In the optical system of Numerical Example 3, a lens constituted of the TiO2 particulate dispersed material is introduced on the object side on which the passage position from the optical axis of a paraxial marginal ray is comparatively high. Moreover, when a positive refractive power is given to the lens (layer) GNL1 formed of the TiO2 particulate dispersed material, and mainly axial chromatic aberration is corrected, there is obtained a very compact ultra telephoto lens having a telescopic ratio of 0.700.

FIG. 7 is a sectional view of an optical system according to Numerical Example 4, and shows an example in which a lens constituted of N-polyvinyl carbazole is used in a part of a zoom lens having a four unit constitution having a zoom ratio of about 4.

In FIG. 7, L1 denotes a first lens unit having a positive refractive power, L2 denotes a second lens unit having a negative refractive power, L3 denotes a third lens unit having a positive refractive power, and L4 denotes a fourth lens unit having a positive refractive power. Moreover, a lens (layer) formed of N-polyvinyl carbazole is denoted with GNL1, SP denotes an aperture stop, and IP denotes the image plane.

In the figure, G denotes an insertion filter, an optical low pass filter, an infrared cut filter or the like.

FIGS. 8(A) to (C) are aberration diagrams in a focused state on an infinitely far object at the wide angle end, an intermediate focal length, and the telescopic end of the optical system of Numerical Example 4, respectively.

In the optical system of Numerical Example 4, a lens (layer) constituted of N-polyvinyl carbazole is introduced in the third lens unit L3 on the image side on which the passage position from the optical axis of the paraxial chief ray is comparatively high among the lens units constituting the zoom lens.

Moreover, when a positive refractive power is imparted to the lens (layer) GNL1 formed of N-polyvinyl carbazole, and mainly magnification chromatic aberration is corrected, a compact structure is achieved.

FIG. 9 is a sectional view of an optical system according to Numerical Example 5, and shows an example in which a lens constituted of a mixture obtained by dispersing TiO2 particulates in a UV cured resin 2 is used in a part of a zoom lens having a four unit constitution having a zoom ratio of about 4.

In FIG. 9, L1 denotes a first lens unit having a positive refractive power, L2 denotes a second lens unit having a negative refractive power, L3 denotes a third lens unit having a positive refractive power, and L4 denotes a fourth lens unit having a positive refractive power. Moreover, a lens (layer) formed of a TiO2 particulate dispersed material is denoted with GNL1, SP denotes an aperture stop, and G denotes a glass block. FIGS. 10(A) to (C) are aberration diagrams in a focused state on an infinitely far object at the wide angle end, an intermediate focal length, and the telescopic end of the optical system of Numerical Example 5, respectively.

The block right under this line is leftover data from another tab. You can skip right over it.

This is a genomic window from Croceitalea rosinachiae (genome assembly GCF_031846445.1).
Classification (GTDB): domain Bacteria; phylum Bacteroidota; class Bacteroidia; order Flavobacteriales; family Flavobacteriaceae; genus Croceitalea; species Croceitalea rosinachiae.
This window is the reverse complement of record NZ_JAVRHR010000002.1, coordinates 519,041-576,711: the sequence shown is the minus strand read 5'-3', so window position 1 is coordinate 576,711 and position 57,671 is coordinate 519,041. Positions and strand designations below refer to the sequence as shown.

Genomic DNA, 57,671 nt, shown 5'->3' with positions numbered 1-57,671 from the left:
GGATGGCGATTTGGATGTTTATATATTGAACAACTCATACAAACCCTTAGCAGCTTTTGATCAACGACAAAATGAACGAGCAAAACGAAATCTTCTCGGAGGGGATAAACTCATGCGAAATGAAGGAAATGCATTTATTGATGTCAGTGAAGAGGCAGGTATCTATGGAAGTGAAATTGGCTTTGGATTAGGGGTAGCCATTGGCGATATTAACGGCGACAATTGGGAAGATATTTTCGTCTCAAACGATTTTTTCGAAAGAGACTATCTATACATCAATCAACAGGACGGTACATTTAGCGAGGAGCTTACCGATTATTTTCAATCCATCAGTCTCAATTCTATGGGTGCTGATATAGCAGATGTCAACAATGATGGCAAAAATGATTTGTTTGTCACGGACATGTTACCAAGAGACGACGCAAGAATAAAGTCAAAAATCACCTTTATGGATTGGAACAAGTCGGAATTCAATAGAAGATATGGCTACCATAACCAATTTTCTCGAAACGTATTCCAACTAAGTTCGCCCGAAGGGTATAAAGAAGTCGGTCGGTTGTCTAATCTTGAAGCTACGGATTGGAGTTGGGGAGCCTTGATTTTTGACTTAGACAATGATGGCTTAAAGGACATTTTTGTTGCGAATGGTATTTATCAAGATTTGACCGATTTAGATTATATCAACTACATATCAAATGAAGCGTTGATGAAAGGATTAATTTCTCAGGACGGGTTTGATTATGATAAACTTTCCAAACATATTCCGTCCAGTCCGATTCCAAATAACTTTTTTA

In the optical system of Numerical Example 5, a lens constituted of the TiO2 particulate dispersed material is introduced in the third lens unit L3 on the image side on which the passage position from the optical axis of the paraxial chief ray is comparatively high among the lens units constituting the zoom lens.

Moreover, when a positive refractive power is imparted to the lens (layer) GNL1 formed of a material obtained by dispersing the TiO2 particulates in the UV cured resin 2 at a volume ratio of 3%, and mainly a magnification chromatic aberration is corrected, a compact structure is achieved.

Specific numeric value data of Numerical Examples 1 to 5 will be shown hereinafter. In each numerical example, i denotes the number of the surface counted from the object side, Ri denotes a curvature radius of the i-th optical surface (i-th surface), Di denotes the axial interval between the i-th surface and the (i+1)-th surface, and Ni and νi denote the refractive index and the Abbe number of the material of the i-th (excluding a lens (layer) formed of the resin or the TiO2 particulate dispersed material) optical member with respect to the d-line, respectively. The refractive index and Abbe number of a lens GNLj formed of the resin or the TiO2 particulate dispersed material with respect to the d-line are separately denoted with NGNLj and vGNLj (j=1, 2, . . . ), respectively. Moreover, f denotes the focal length, Fno denotes the F number, and ω denotes the half field angle.

Moreover, assuming that X is a displacement amount from a surface vertex in the optical axis direction, h is the height from the optical axis in a direction vertical to the optical axis, r denotes the paraxial curvature radius, k denotes the conic constant, and B, C, D, E, . . . denote aspheric coefficients of orders, the aspheric shape is represented by the following. x ( h ) = ( 1 / r ) h 2 1 + { 1 - ( 1 + k ) ( h / r ) 2 } + Bh 4 + Ch 6 + Dh 8 + Eh 10